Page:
Another Drop Lecture Series 2012

Browse the 2012 archive

Stories from the Field: Personal Insights from Working with Communities on Water and Sanitation Projects

Are you interested in volunteering or conducting research internationally? Have you wondered why people work internationally? Do you want advice on how to get started? Working within different settings to effect change around water, sanitation and health in developing communities can prove challenging but rewarding. Panelists will talk about their experiences, providing personal insights on the challenges, opportunities and rewards to working in the field. In particular, the speakers will provide valuable advice on the realities through anecdotal stories of volunteering or conducting research in developing countries.

Speakers: Dr. Chris Metcalfe (Trent University), Mr. Dan Olsen (CH2M Hill), Dr. Sheree Pagsuyoin (University of Waterloo)

View the videos below to listen to the lectures.


The Impact of Climate Change on Hydrological Extremes and Water Availability

Climate change is expected to have a significant impact on the hydrologic cycle, resulting in changing freshwater resources. The Intergovernmental Panel on Climate Change predicts that as a result, floods and prolonged droughts will take place at increasingly frequent periods. The projected and bias adjusted precipitation is in line with the intensification of future precipitation process. The following two case studies will be discussed: Spencer Creek in Ontario and the island of Crete in the Eastern Mediterranean. Quantitative results of simulated hydrological changes provide the data required to improve existing policies on how to adapt to climate extremes and water shortages.

Speakers: Dr. Ioannis Tsanis (McMaster University)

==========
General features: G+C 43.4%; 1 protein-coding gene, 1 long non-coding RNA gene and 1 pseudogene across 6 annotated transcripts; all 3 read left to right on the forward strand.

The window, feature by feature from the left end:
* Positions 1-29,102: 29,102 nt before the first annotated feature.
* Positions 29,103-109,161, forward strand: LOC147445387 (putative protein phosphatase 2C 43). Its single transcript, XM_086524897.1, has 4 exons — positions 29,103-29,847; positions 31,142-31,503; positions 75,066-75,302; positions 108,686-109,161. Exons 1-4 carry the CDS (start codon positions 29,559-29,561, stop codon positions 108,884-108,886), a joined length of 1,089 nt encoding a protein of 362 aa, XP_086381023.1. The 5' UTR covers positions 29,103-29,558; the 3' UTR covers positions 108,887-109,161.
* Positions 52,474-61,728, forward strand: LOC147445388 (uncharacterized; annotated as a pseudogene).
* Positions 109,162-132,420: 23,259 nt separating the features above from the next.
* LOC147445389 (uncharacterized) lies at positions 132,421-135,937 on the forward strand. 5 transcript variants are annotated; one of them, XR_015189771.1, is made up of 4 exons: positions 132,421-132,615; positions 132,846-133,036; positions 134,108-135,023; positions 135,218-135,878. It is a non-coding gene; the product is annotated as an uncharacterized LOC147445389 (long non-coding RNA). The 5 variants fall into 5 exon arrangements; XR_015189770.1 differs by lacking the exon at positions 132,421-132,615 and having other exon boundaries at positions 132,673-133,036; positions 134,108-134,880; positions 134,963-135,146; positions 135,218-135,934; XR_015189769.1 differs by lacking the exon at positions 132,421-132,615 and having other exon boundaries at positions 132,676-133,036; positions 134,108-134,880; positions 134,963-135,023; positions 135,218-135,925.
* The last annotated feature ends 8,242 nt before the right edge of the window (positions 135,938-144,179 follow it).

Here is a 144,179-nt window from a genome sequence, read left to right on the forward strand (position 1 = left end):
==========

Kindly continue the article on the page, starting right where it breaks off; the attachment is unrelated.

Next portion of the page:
Women and Water: Dignity, Innovation and Leadership (A Three-Part Series) 

Featuring The Honourable Maria Mutagamba, Minister of Water and Environment in Uganda (2006-2012)

Issues of water quality and quantity are of particular importance to women. From childbirth to education, from domestic responsibilities to dignity and safety, access to water and sanitation has very real impacts on women’s lives around the world. The MDG target for drinking water has officially been met, but the global picture remains dire. 2.5 billion people lack access to basic sanitation; 1.1 billion defecate in the open; and almost a billion lack access to improved water supplies. Where women’s voices are heard, they are strong advocates for potable drinking water, sanitation and hygiene practices. This lecture will explore the role of women in the global water crisis and how the public can meaningfully engage to contribute towards solutions.

19 September, 2012

This luncheon event will bring together individuals in the private and public sectors to discuss the many benefits of investing in water and sanitation projects:

  • How businesses can enter and excel in this area

  • New financing models

  • Successful public/private/civil society partnerships

  • Future opportunities

To listen to the lecture, view the videos below.


20 September, 2012